- Smoking fed our youthful rebellious spirit we had against 'the man,' and 'the system.'
- Smoking was 'the thing' to do if you wanted to be accepted in the cliques in high school. We didn't want to be called weaklings or panty waists.
These are only the basic reasons why I smoked cigarettes as a teenager. A habit? Are you kidding me? I can quit anytime I want, I would argue with people who didn't smoke in my classes. People actually cared for me and my lungs and I didn't take time to realize what cigarettes were doing to my life. And health. Just 'burn the cigarette (and candle) at both ends," and live it up. That was my motto after I graduated high school in 1972 and continued to smoke cigarettes now in front of my parents because my dad, still a smoker himself, said to me one day. "if you're going to smoke. Smoke in front of me. I have no use for a 'sneak,' okay?" And with that, I went wide-open smoking with my dad. What a great feeling. Doing something you thought was wrong and now do it with your dad's permission. What a lucky guy I thought I was. I was lucky alright. More like living in a dream world of pro-smoking propaganda that actually made young people want to smoke. And I was all-in as I took some money from my lawn-mowing job and gave it to my dad who bought my cigarettes for me. I just didn't have the guts to walk up to the clerk in the grocery store, who just happened to go to church with me, and plop down a pack of Winstons (in the red pack) and say, "Yep. I smoke. I love it." I wasn't that much of a Jame Dean type of teenager.
Solid Reasons TO NOT Smoke Cigarettes . . .
1. Cigarettes contain over 300 various poisons in the tobacco. Imagine for a moment what this does to your lungs, circulatory system and arteries.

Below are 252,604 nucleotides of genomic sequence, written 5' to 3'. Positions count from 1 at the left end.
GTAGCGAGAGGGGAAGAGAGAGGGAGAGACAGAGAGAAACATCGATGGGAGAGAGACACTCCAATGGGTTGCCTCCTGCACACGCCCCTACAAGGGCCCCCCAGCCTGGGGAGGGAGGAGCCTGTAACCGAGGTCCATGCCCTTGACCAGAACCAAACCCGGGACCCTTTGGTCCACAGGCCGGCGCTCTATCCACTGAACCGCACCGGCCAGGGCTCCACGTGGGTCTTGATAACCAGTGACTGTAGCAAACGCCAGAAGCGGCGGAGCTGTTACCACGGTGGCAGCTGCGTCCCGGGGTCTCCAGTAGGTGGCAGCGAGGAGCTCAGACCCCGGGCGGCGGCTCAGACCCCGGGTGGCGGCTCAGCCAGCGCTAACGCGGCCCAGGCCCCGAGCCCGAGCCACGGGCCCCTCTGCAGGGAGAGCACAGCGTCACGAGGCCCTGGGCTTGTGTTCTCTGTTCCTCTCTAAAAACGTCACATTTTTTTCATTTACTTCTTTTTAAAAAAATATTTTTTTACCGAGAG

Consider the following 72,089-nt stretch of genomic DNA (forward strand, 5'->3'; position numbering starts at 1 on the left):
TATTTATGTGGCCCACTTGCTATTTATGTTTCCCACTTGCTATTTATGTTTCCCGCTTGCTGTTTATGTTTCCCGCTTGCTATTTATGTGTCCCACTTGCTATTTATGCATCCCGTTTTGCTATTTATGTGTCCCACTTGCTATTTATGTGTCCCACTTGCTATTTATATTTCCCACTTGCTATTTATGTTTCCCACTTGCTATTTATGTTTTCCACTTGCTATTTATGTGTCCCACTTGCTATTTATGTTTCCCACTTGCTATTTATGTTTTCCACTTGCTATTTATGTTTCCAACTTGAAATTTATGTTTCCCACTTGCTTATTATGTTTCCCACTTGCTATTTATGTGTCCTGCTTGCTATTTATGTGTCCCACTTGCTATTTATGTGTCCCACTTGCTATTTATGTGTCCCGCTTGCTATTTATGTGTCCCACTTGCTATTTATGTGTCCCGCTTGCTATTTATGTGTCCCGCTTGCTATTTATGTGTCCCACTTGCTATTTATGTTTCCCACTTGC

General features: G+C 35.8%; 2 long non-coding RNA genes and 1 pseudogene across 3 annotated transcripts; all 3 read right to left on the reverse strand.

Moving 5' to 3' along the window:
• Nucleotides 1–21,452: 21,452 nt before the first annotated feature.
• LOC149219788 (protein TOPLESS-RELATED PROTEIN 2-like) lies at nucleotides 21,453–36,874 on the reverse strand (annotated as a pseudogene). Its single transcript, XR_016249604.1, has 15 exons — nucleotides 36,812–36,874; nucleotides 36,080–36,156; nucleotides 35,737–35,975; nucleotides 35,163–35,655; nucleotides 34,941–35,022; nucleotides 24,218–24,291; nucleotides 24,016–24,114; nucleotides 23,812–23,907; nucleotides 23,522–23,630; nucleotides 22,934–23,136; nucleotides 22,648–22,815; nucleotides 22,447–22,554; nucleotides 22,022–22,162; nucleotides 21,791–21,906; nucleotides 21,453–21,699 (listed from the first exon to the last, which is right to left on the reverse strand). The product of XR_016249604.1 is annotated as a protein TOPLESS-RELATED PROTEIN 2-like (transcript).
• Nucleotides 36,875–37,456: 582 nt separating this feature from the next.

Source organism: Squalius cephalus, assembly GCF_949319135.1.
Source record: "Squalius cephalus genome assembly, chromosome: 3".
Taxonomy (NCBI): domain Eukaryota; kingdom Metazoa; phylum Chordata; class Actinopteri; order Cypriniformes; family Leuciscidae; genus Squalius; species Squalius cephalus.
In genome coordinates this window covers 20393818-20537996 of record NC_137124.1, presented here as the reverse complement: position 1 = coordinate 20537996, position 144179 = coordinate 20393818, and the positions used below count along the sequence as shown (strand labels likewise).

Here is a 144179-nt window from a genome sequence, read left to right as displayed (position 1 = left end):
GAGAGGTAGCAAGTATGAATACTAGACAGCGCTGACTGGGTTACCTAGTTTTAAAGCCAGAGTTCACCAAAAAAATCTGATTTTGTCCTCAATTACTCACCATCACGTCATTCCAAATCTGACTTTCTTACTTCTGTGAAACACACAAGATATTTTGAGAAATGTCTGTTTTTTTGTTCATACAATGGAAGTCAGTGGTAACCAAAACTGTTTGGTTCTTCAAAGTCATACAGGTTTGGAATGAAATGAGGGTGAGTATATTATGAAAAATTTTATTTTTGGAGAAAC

2. Cigarettes ARE LINKED TO LUNG CANCER. Consider how many people overall, die from smoking cigarettes in the United States in one year. More probably than those who abuse illegal drugs and alcohol.
3. Cigarette-smoking harms your lung's ability to produce needed-oxygen for your body.
4. Cigarette-smoking can CAUSE strokes, high blood pressure, and other health issues.
5. Cigarettes produce a DEADLY SECOND-HAND SMOKE which has been proven DANGEROUS to non-smokers around those who smoke.
6. Some insurance companies in some states charge higher rates for smokers than non-smokers.
7. The deadly nicotine in cigarettes, can literally marinate your lungs with tar, embedded dangerous poisons and cause heart-failure.
8. Cigarette-smoking CUTS DOWN on your stamina making it difficult to walk long distances.
9. Cigarette-smoking is growing more and more illegal in most restaurants, public and government buildings and other properties.
10. Cigarette-smoking is more EXPENSIVE that you think. Some places such as New York City, charge as high as $5.50 PER PACK of cigarettes.
I ask you honestly, as a friend, and someone who literally cares about you as a human being, "is it really that important to you to smoke cigarettes?"